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Drum Dream Girl: How One Girl's Courage Changed Music Hardcover – March 31, 2015
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From School Library Journal
Gr 1–4—Engle's spare, rhythmic text gets at the heart of the struggle to achieve a dream in this picture-book biography about a Chinese African Cuban girl who aspired to play drums even when society's double standards stood as a barrier. Growing up in tempestuous 1930s Havana, during a time when universities were often shut down because of their opposition to the dictatorial President Machado, Millo Castro Zaldarriaga dared to dream of playing percussion instruments—timbales, congas, bongós—but her father was adamant that "only boys should play drums." But still she persisted in her hopes and eventually, with the help of her sisters and music teacher, became a member of the renowned Anacaona, Cuba's first all-girl dance band, founded by her sister, Cuchito Castro. López's zinging, neon-tinged art highlights the island's diversity, depicting the drum girl's flights of fancy set against the backdrop of carnival scenes and outdoor cafes. Details of Cuba's and the protagonist's Chinese, African, Taíno, and Spanish roots are seamlessly interwoven into the lyrical narrative and luminous acrylic paintings. The alliterative text parallels the snappy syncopation of the subject's instruments. The heroine's tenacity in the face of naysayers will inspire all dreamers, and the illustrator's smile-inducing cameo on the last page emphasizes the universality of Millo's story. For those looking for more nonfiction titles about female musical powerhouses, such as Monica Brown's My Name Is Celia/Me llamo Celia (Cooper Square, 2004), Katheryn Russell-Brown's Little Melba and Her Big Trombone (Lee & Low, 2014), and Carole Boston Weatherford's Leontyne Price: Voice of a Century (Knopf, 2014). An author's note gives more background on the groundbreaking percussionist. —Shelley Diaz, School Library Journal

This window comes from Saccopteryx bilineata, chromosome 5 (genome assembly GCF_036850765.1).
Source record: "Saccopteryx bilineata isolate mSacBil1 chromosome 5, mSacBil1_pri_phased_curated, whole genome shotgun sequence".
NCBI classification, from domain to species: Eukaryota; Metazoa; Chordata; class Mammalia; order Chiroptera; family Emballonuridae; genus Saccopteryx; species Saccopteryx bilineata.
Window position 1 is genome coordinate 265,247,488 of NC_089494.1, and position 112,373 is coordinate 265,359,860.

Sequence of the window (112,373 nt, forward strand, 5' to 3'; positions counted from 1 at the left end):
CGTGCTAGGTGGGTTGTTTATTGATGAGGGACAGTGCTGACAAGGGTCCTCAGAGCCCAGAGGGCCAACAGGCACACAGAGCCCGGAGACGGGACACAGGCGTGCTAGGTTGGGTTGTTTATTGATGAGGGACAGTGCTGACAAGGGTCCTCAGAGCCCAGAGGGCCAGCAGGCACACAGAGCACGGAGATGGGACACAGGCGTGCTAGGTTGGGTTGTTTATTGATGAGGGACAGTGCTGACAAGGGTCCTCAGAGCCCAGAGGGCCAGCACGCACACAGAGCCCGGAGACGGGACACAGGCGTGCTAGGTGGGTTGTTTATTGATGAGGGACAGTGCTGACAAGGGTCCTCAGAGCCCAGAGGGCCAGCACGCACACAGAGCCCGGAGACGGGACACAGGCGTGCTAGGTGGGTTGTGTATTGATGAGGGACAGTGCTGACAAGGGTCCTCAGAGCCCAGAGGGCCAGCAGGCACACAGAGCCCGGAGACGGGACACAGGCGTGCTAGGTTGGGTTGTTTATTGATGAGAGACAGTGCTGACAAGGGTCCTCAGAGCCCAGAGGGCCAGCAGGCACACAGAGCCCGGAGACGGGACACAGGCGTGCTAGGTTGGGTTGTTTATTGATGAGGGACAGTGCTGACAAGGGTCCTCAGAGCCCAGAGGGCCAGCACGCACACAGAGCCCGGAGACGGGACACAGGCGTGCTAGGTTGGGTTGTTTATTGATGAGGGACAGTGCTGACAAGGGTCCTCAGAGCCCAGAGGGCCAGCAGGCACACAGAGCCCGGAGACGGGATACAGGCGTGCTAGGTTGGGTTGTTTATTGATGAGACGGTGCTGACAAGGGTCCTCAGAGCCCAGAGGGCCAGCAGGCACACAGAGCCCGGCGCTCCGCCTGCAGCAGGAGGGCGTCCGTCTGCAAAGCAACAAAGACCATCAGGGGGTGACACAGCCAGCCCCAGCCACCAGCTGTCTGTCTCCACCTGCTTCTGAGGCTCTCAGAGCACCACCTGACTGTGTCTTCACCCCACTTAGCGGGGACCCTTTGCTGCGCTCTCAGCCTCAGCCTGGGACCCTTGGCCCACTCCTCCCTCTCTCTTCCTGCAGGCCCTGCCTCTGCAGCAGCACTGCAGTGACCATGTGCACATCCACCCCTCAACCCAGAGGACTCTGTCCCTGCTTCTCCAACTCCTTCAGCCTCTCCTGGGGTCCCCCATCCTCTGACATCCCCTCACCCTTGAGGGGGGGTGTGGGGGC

* "A beautiful account of a young girl's bravery and her important contribution toward gender equality in the creative arts."
—Kirkus, starred review
* "The heroine’s tenacity in the face of naysayers will inspire all dreamers, and the illustrator’s smile-inducing cameo on the last page emphasizes the universality of Millo’s story...For those looking for more nonfiction titles about female musical powerhouses."
—School Library Journal, starred review
"The text and illustrations work together beautifully here, creating a story that will imbue readers with inspiration and a yearning to make music of their own."
"A valuable addition to the growing library of stories about strong Latina women."
"With its emphasis on artistry and visual metaphor, this title bears a strong kinship with Yuyi Morales’ Viva Frida, but it also brings an accessibility that young viewers (and teachers) will appreciate."
"Engle’s poetic text takes its cues from Zaldarriaga’s chosen instrument, its rhythm at times steadily assured and at others loose and improvisational...[E]very spread is full of motion, with some of the illustrations requiring a ninety-degree turn, as if the book itself has got to dance."
—Horn Book Magazine
"Engle's poetic narrative combined with Lopez's warmly ethereal folk-art illustrations to evoke a nighttime tropical dreamscape."
—New York Times Book Review
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Well done, Margarita - keep them coming, our 3 YO is growing up and needs more like this!